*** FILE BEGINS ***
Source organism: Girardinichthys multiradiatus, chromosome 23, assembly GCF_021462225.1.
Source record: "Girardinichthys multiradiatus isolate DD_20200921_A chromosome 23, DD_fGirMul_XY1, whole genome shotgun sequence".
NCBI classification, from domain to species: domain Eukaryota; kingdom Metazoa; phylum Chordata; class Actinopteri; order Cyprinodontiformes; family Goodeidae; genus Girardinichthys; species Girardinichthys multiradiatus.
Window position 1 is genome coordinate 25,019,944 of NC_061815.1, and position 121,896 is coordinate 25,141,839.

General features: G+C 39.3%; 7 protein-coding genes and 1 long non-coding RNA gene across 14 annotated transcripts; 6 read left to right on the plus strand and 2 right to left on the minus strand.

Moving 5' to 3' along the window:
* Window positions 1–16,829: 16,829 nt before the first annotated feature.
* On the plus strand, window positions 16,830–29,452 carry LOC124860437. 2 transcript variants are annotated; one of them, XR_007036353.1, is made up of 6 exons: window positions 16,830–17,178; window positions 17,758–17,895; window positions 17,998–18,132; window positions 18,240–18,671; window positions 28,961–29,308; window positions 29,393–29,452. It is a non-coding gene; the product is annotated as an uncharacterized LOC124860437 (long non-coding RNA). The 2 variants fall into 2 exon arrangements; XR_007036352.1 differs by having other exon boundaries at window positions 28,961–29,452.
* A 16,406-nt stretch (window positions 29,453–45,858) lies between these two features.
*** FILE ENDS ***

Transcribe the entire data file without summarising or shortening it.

Source organism: Girardinichthys multiradiatus, chromosome 23, assembly GCF_021462225.1.
Source record: "Girardinichthys multiradiatus isolate DD_20200921_A chromosome 23, DD_fGirMul_XY1, whole genome shotgun sequence".
NCBI classification, from domain to species: domain Eukaryota; kingdom Metazoa; phylum Chordata; class Actinopteri; order Cyprinodontiformes; family Goodeidae; genus Girardinichthys; species Girardinichthys multiradiatus.
Window position 1 is genome coordinate 25,019,944 of NC_061815.1, and position 121,896 is coordinate 25,141,839.

General features: G+C 39.3%; 7 protein-coding genes and 1 long non-coding RNA gene across 14 annotated transcripts; 6 read left to right on the plus strand and 2 right to left on the minus strand.

Moving 5' to 3' along the window:
* Window positions 1–16,829: 16,829 nt before the first annotated feature.
* On the plus strand, window positions 16,830–29,452 carry LOC124860437. 2 transcript variants are annotated; one of them, XR_007036353.1, is made up of 6 exons: window positions 16,830–17,178; window positions 17,758–17,895; window positions 17,998–18,132; window positions 18,240–18,671; window positions 28,961–29,308; window positions 29,393–29,452. It is a non-coding gene; the product is annotated as an uncharacterized LOC124860437 (long non-coding RNA). The 2 variants fall into 2 exon arrangements; XR_007036352.1 differs by having other exon boundaries at window positions 28,961–29,452.
* A 16,406-nt stretch (window positions 29,453–45,858) lies between these two features.